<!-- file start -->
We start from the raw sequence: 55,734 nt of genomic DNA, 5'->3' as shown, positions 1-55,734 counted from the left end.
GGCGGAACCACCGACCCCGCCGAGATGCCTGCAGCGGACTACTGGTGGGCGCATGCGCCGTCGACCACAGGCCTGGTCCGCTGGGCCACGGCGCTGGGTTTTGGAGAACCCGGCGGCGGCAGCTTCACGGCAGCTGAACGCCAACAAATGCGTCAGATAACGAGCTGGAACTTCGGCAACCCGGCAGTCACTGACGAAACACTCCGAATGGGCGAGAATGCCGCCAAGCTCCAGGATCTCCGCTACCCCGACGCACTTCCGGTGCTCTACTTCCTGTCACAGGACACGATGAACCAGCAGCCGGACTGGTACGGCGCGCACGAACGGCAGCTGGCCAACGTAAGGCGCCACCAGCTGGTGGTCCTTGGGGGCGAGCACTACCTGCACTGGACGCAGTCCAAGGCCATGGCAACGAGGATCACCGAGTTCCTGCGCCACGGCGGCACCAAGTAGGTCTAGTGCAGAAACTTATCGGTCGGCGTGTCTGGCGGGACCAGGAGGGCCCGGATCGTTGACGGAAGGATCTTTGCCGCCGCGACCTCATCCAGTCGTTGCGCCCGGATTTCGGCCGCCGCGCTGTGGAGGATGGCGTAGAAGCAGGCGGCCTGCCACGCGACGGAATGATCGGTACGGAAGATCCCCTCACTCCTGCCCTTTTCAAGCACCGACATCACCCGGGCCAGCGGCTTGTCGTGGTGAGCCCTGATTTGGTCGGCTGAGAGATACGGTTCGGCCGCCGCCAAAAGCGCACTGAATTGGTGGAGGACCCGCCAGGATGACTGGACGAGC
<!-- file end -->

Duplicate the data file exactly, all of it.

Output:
We start from the raw sequence: 55,734 nt of genomic DNA, 5'->3' as shown, positions 1-55,734 counted from the left end.
GGCGGAACCACCGACCCCGCCGAGATGCCTGCAGCGGACTACTGGTGGGCGCATGCGCCGTCGACCACAGGCCTGGTCCGCTGGGCCACGGCGCTGGGTTTTGGAGAACCCGGCGGCGGCAGCTTCACGGCAGCTGAACGCCAACAAATGCGTCAGATAACGAGCTGGAACTTCGGCAACCCGGCAGTCACTGACGAAACACTCCGAATGGGCGAGAATGCCGCCAAGCTCCAGGATCTCCGCTACCCCGACGCACTTCCGGTGCTCTACTTCCTGTCACAGGACACGATGAACCAGCAGCCGGACTGGTACGGCGCGCACGAACGGCAGCTGGCCAACGTAAGGCGCCACCAGCTGGTGGTCCTTGGGGGCGAGCACTACCTGCACTGGACGCAGTCCAAGGCCATGGCAACGAGGATCACCGAGTTCCTGCGCCACGGCGGCACCAAGTAGGTCTAGTGCAGAAACTTATCGGTCGGCGTGTCTGGCGGGACCAGGAGGGCCCGGATCGTTGACGGAAGGATCTTTGCCGCCGCGACCTCATCCAGTCGTTGCGCCCGGATTTCGGCCGCCGCGCTGTGGAGGATGGCGTAGAAGCAGGCGGCCTGCCACGCGACGGAATGATCGGTACGGAAGATCCCCTCACTCCTGCCCTTTTCAAGCACCGACATCACCCGGGCCAGCGGCTTGTCGTGGTGAGCCCTGATTTGGTCGGCTGAGAGATACGGTTCGGCCGCCGCCAAAAGCGCACTGAATTGGTGGAGGACCCGCCAGGATGACTGGACGAGC